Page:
Render the scene

Your scene should now have all three sections: lights, camera, and object.

//units are in meters

//one light source

light_source {

<20, 35, -2>

color rgb <1, 1, 1>


//camera is at eye-level

camera {

location <0, 2, -10>

look_at <0, 0, 0>


//the center of the universe

sphere {

<0, 0, 0>


pigment {

color rgb <.2, .6, .8>



image 3It is time to render so that we can see what our scene looks like. When POV-Ray renders an image, it uses raytracing to convert the text scene description into an image.

First, you need to save the document. POV-Ray will not render the file unless it is saved first. After you save it the first time, POV-Ray will automatically save it every time you re-render it.

We’re rendering an image of a big sphere, so call it something like “Big Sphere.pov”. You usually want your scene files to end in .pov so that POV-Ray will recognize that it owns those files.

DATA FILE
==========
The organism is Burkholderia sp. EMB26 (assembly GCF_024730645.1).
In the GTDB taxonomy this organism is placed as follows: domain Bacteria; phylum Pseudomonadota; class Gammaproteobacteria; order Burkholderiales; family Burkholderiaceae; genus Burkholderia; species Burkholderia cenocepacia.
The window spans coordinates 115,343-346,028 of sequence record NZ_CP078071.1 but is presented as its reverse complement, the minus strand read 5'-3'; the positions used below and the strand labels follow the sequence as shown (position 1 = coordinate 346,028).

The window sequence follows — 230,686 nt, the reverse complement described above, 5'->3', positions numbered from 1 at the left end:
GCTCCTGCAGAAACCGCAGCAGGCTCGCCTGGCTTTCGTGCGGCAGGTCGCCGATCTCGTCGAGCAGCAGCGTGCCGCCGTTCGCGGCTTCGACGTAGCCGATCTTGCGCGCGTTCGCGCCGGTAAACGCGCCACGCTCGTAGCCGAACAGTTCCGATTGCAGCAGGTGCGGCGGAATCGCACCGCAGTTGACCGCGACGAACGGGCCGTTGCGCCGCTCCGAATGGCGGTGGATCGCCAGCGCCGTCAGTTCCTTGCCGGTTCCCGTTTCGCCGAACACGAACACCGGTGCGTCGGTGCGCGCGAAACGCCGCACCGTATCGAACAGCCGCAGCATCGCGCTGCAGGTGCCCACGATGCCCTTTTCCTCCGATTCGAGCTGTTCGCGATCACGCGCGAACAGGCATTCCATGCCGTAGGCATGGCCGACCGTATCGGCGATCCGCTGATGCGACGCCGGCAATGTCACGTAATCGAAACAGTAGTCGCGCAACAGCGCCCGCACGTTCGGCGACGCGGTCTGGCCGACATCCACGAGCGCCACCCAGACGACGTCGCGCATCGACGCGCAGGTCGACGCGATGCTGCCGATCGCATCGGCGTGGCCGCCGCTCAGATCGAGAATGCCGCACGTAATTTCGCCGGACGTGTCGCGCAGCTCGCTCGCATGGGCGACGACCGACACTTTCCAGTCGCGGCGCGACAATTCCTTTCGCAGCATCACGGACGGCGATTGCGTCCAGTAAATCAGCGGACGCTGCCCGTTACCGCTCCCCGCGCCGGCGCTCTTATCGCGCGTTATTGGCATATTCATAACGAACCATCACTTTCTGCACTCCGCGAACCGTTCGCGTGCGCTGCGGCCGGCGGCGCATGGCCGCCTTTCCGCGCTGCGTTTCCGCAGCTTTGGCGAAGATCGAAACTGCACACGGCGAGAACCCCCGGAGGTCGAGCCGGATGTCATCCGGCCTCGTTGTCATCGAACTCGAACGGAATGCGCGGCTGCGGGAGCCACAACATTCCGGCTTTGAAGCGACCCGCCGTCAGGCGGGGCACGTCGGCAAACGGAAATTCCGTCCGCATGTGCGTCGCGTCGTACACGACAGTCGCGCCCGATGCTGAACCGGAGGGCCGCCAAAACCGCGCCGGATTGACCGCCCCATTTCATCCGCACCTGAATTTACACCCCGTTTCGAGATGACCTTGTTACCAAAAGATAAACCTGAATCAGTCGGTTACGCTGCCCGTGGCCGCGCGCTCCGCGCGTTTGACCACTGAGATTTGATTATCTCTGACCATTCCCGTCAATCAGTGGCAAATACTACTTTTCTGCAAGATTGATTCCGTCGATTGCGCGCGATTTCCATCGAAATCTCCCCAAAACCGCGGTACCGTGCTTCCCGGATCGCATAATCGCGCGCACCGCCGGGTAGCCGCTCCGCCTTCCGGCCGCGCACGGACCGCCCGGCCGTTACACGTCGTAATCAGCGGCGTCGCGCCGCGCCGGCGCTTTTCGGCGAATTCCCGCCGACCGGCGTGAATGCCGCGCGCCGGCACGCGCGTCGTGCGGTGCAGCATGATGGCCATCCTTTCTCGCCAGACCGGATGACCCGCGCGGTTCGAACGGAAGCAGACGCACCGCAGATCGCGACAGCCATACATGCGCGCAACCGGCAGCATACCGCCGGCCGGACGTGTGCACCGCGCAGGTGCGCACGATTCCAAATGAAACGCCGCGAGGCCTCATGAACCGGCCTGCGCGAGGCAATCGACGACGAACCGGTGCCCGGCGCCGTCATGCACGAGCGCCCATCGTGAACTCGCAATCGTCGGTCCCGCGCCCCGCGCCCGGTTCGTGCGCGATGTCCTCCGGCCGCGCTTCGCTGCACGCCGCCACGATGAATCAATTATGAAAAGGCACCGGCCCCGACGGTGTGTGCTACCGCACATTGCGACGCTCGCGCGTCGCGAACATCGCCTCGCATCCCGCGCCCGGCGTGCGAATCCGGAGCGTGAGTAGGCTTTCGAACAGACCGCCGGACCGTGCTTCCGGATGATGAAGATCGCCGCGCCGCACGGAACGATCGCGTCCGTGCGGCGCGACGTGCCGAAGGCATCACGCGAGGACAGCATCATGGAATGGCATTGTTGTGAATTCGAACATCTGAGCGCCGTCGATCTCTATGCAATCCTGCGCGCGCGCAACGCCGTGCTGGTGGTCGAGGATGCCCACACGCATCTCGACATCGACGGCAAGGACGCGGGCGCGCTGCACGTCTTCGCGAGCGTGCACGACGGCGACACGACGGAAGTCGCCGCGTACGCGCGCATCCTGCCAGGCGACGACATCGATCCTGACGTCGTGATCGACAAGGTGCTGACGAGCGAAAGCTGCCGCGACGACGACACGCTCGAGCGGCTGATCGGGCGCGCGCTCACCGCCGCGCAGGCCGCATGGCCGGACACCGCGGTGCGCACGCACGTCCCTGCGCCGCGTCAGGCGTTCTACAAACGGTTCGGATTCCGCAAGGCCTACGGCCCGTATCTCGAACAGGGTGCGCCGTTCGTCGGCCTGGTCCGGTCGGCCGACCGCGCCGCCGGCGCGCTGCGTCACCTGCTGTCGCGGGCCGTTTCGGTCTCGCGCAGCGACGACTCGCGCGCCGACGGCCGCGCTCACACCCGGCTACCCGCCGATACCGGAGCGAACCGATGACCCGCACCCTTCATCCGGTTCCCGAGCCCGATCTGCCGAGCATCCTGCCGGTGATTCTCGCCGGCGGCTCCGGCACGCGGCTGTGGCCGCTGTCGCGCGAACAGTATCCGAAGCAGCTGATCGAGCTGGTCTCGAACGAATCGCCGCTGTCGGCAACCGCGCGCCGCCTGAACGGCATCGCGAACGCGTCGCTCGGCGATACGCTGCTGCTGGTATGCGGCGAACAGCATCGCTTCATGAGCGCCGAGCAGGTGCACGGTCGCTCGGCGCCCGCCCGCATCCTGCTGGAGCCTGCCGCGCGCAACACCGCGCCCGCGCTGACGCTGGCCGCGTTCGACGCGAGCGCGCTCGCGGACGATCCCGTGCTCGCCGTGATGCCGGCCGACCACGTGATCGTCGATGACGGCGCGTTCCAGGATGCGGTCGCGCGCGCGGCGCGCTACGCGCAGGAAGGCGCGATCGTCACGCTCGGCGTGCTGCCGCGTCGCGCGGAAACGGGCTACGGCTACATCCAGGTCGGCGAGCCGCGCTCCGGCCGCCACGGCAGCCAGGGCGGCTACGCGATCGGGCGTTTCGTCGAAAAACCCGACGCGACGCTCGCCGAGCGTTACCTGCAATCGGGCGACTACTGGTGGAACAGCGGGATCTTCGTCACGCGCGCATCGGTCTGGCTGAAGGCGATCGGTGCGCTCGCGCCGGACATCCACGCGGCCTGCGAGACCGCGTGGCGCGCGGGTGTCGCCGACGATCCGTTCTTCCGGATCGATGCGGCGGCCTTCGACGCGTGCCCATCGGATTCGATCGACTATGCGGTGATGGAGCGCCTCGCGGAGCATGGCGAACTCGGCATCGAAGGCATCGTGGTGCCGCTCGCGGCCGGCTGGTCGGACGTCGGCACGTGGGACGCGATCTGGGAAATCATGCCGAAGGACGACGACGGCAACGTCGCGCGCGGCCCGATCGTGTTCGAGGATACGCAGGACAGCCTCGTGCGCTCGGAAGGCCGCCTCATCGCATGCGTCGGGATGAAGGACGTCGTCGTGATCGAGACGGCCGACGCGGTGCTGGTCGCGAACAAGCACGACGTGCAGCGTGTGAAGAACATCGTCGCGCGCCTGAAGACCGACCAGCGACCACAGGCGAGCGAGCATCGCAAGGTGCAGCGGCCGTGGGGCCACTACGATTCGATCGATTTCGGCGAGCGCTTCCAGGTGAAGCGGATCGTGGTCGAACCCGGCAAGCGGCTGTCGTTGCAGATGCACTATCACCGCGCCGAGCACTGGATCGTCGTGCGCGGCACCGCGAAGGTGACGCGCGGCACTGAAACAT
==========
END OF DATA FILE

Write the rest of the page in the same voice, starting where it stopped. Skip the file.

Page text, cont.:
After saving the scene, you can pull down the “Render” menu and choose “Render”. POV-Ray will render your scene to an image file. Depending on your settings, it may also display a preview of the image on your display as it renders.

By default, POV-Ray places the image file in the same directory as the text scene file.

What we end up with is a blue sphere, with a light source up and to the right, against a black background.

image 4